“In these cases sometimes it’s best to separate the job as a job and not have it be personal,” says Xbox Mixed Reality concept artist and illustrator Jenn Ravenna. “I don’t think it’s always healthy to be emotionally invested in one’s work. Sometimes it’s good to have lines drawn. Of course, when dealing with controversial themes, it’s always important to be sensitive to current affairs and issues and make sure that even in concept art, one makes informed choices.”
“If I’m working on something darker or, say, disturbing, I try focusing on the things that make people really feel it,” adds Madej. “An example of this is the fact that many people are scared of that which they do not see. As for me, I don’t really feel that working on this kind of stuff affects me negatively in any way. More than anything, I find it extremely satisfying whenever I create something that manages to evoke the right kind of emotional response from the audience.”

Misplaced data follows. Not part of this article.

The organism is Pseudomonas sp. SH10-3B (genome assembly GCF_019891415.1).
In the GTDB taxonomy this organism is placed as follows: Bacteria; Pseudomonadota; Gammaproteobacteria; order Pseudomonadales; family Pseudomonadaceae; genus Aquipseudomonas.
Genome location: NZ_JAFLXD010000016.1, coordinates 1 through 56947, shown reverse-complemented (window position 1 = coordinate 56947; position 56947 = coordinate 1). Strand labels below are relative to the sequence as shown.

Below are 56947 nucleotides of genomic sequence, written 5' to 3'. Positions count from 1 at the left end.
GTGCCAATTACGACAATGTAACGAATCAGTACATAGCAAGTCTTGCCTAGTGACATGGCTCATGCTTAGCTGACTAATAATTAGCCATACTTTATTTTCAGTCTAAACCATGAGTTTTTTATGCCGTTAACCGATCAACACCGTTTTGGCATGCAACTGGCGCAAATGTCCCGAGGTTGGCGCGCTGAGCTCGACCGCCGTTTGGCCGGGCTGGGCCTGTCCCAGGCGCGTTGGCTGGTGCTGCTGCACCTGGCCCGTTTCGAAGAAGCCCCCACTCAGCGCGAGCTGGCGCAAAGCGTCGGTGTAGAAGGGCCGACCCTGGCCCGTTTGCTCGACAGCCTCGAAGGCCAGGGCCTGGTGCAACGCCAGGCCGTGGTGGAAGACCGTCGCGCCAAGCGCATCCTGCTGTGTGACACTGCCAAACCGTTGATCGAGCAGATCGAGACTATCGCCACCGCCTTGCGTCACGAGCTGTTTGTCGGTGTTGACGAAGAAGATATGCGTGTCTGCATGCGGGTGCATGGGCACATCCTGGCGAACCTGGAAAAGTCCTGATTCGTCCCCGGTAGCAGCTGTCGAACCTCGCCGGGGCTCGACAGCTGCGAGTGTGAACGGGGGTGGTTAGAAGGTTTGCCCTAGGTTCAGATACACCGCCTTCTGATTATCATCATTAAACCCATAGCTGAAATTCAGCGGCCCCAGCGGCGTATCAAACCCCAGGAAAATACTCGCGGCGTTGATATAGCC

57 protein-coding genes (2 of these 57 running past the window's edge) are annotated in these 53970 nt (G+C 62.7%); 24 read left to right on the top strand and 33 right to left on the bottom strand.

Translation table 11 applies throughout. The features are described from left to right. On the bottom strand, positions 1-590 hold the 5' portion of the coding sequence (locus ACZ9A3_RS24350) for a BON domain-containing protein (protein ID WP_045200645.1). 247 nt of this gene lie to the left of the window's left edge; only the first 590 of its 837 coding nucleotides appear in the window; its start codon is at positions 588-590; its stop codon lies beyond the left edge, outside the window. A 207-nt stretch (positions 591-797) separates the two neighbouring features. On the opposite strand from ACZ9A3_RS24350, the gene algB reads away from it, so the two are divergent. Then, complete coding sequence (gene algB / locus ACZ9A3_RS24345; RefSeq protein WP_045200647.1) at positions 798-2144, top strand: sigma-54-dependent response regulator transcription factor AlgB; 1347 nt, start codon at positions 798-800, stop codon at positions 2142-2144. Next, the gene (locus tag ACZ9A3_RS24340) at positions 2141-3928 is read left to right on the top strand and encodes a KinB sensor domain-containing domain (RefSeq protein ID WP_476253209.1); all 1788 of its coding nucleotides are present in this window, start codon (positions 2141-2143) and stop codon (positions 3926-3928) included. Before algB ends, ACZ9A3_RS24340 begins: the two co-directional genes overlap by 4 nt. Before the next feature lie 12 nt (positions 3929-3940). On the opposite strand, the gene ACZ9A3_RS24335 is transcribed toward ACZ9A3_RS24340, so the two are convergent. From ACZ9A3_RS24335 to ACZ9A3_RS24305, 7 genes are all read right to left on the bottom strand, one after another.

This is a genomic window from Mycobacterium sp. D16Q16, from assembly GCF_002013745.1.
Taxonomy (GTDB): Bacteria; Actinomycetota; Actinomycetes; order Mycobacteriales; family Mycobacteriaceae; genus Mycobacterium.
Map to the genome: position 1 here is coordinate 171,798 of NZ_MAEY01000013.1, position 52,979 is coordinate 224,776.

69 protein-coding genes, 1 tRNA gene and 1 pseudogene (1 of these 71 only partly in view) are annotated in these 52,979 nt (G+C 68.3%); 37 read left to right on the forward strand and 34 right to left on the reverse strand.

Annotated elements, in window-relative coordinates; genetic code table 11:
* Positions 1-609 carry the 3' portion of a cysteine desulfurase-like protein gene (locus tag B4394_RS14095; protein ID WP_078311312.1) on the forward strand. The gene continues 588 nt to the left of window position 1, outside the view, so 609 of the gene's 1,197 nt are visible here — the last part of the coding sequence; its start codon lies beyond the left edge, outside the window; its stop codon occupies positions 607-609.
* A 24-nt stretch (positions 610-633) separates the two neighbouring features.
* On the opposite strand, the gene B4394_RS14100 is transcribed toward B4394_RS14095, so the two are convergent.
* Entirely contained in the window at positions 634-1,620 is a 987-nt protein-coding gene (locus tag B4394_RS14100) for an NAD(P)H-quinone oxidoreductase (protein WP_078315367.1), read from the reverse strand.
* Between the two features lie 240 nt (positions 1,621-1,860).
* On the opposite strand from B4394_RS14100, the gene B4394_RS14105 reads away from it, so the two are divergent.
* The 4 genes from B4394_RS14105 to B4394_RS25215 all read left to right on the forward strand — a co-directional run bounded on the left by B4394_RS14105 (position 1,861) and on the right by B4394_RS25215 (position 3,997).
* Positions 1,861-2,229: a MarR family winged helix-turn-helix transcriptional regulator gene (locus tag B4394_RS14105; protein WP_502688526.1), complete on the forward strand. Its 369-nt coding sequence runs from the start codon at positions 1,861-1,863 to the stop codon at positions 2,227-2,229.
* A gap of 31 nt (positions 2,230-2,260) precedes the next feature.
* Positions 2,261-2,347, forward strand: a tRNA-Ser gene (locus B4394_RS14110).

“Morbid and explicit content is something I actually enjoy working on the most,” reveals Redesiuk. “There’s just something really attractive about all the twisted stuff and how
it allows us to directly influence the emotions of gamers. It’s also quite fun knowing that something you’re creating might gross out thousands of people at once!”
Just the job
Finding a job in the world of concept art for videogames is tough, and everyone has their own story. But what does seem to be universal is that the most important thing is just to start making art. Create pieces, build up a body of work, and get loads of practice along the way. Beyond that… well, our experts have some advice.
“There are many ways one could break in,” says Bacon. “A stunning portfolio is the most important thing one would need to land a concept art job, though the conventional checklist is an art or design degree and tuning a portfolio to meet the standards of the studio or genre you are aiming for.”